According to Glenn – What Are Friends For?
“I see it’s more than one page now,” my childhood friend Adam said dryly via text message late one Friday afternoon in March, referring to my column in the last issue of mvm.
“No, not normally,” I told him. “I went long, and we had the space available.”
Then I told him the subject of my next column was going to be about friends who bust balls (and when he reads this, he’ll realize I wasn’t kidding). He responded by saying, “And what are friends for, may I ask?”
And that got me thinking about the meaning of friendship.
Another friend of mine — we’ll call him Uncle Si in order to keep his identity a secret — thinks I use the term “friend” far too loosely. In fact, he’s told me “he/she is not your friend” so often that the phrase echoes in my head like a cheesy song that won’t stop. But I use the term to describe personal relationships that are more comradely than is typical.
Those people might include customers, vendors, freelancers, even employees, but according to Uncle Si, these are all people who benefit in some way by dealing with me, so they’re only nice in order to continue benefitting in whatever way that is, thus not friends. Friendship is a more exclusive construct to him, although I’m not sure how he really defines it.
My conception of friendship can best be thought of as concentric rings, with the innermost ring being those people outside of family who I am closest to and who have, in times of real distress in my life, been there to lend genuine help with no expectation of reciprocity. Successive rings are differentiated by a number of factors, including frequency of interaction, the nature of the relationship, and whether there is a real give and take with each party that is supportive, nurturing and beneficial in some way.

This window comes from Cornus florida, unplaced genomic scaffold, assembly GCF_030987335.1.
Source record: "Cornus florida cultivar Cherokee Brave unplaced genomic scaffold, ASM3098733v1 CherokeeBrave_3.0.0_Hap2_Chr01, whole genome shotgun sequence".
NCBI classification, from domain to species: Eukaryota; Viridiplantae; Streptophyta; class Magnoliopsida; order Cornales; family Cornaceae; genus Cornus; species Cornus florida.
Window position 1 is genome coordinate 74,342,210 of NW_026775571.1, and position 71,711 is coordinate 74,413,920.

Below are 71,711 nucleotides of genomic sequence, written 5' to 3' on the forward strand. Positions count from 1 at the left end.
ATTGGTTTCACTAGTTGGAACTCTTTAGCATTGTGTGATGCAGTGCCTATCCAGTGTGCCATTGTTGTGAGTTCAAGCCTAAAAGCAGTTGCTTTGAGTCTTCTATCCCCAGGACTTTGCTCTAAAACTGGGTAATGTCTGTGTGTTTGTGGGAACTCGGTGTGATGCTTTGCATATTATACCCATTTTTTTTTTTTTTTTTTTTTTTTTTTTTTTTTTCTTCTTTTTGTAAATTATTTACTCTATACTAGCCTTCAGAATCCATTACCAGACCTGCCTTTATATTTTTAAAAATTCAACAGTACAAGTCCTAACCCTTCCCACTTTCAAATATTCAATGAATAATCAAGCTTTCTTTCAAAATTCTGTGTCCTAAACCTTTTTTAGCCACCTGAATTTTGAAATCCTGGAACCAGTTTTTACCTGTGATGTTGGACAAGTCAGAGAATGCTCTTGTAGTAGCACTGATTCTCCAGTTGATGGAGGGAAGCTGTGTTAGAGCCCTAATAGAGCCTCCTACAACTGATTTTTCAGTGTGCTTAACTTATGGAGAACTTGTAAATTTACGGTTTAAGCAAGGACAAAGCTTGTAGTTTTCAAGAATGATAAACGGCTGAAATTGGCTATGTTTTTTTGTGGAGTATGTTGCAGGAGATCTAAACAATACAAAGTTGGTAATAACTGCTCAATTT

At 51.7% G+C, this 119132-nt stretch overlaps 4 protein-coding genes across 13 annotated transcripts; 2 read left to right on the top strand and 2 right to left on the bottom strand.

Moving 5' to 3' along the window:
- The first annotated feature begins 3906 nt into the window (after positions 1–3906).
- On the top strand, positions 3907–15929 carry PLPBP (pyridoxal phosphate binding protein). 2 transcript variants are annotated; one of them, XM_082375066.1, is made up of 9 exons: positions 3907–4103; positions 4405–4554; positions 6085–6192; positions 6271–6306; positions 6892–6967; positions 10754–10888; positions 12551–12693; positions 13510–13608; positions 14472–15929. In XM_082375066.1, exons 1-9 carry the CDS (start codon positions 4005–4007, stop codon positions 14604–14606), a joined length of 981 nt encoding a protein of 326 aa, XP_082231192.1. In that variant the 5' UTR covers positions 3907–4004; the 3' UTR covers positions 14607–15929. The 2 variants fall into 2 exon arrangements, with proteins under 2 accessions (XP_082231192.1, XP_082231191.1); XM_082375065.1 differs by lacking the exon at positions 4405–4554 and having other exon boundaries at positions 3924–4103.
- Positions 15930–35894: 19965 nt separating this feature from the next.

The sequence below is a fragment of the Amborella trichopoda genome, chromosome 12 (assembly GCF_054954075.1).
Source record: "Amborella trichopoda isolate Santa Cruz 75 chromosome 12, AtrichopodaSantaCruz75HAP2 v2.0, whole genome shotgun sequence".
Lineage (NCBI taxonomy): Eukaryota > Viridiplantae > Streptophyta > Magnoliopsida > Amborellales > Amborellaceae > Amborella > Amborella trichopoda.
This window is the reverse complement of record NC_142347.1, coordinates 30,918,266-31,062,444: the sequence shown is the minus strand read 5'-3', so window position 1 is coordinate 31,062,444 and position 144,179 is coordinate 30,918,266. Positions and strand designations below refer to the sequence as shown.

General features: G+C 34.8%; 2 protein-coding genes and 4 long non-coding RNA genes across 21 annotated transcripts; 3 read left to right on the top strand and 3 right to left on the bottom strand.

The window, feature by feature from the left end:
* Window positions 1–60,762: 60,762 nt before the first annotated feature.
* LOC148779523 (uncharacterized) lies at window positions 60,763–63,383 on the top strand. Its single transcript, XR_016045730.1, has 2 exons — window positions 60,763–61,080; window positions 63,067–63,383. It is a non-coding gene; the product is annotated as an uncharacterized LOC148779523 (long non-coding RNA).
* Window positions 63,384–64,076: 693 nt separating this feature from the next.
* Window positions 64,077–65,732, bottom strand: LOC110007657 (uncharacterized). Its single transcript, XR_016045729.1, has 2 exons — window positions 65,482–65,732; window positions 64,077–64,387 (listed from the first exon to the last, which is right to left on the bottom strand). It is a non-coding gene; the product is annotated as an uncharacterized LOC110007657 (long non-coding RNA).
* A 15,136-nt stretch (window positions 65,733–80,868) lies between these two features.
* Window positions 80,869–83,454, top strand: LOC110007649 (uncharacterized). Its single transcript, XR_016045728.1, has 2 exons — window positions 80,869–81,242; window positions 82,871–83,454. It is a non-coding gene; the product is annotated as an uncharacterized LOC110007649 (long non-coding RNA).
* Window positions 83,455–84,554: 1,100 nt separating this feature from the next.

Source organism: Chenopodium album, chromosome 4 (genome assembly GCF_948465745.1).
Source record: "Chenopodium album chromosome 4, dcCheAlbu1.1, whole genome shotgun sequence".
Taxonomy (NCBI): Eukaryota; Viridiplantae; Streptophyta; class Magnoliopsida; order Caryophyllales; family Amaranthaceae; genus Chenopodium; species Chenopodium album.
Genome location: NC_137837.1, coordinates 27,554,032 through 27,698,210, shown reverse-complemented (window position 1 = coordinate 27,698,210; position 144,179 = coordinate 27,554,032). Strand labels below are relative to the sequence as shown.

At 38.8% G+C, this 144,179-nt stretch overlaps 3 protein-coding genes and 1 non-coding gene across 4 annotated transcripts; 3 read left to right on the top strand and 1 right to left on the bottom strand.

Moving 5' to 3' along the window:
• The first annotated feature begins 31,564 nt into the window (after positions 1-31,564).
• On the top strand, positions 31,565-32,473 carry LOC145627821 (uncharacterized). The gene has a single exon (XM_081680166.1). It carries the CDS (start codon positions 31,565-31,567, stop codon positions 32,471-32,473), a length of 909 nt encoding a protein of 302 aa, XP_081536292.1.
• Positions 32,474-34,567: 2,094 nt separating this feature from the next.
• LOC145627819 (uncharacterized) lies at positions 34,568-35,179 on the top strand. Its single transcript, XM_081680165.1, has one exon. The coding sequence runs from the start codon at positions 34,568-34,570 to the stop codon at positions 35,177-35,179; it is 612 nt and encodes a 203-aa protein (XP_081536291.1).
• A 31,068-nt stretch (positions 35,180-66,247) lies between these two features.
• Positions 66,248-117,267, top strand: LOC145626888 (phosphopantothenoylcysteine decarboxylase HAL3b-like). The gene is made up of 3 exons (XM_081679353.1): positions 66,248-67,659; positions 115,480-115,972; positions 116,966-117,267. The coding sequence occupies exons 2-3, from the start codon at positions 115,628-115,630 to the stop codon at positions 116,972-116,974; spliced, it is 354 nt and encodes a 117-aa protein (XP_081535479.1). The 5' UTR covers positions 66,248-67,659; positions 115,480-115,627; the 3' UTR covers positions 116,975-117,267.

Clearly, not all relationships are friendships, but not all friendships are qualitatively the same.
Uncle Si thinks that is crap. He’s never given me his concise definition, although I suspect the longevity of the relationship has significance to him. I don’t object to that criterion, but to me, it’s only one factor.
People can move in and out of my concentric ring concept. There are certainly people who I once thought of as friends who I don’t speak to anymore. In some instances, the choice was theirs; in others, mine. And in one or two instances, it bothers me that a relationship evaporated for reasons unknown to me.
But I think it’s better to focus on and appreciate the friendships that have sustained, and to always be open to the creation of new ones. After all, aren’t the connections we make with people what we really value most in life? I think Facebook provides plenty of support for that position. That’s why it’s been co-opted by the 35-plus crowd and has more than a billion users.
So whether he likes it or not, I consider Uncle Si to be in my inner ring, having helped guide me through some seriously troubled waters, and for that I’ll always be grateful. As for Adam, well, in addition to being my oldest friend, he was the one by my side when my dad died. We were 16, smart-asses, and not just a little shaken up by the event. And we’ve been there for each other ever since, through marriages, children, careers, business, family — a river of life filled with more than one set of rapids.
Glenn J. Prezzano is the president of 512 Media Inc., founder and publisher of Merrimack Valley Magazine, Merrimack Valley Home and book publisher Merrimack Press. You may talk back to him at email@example.com.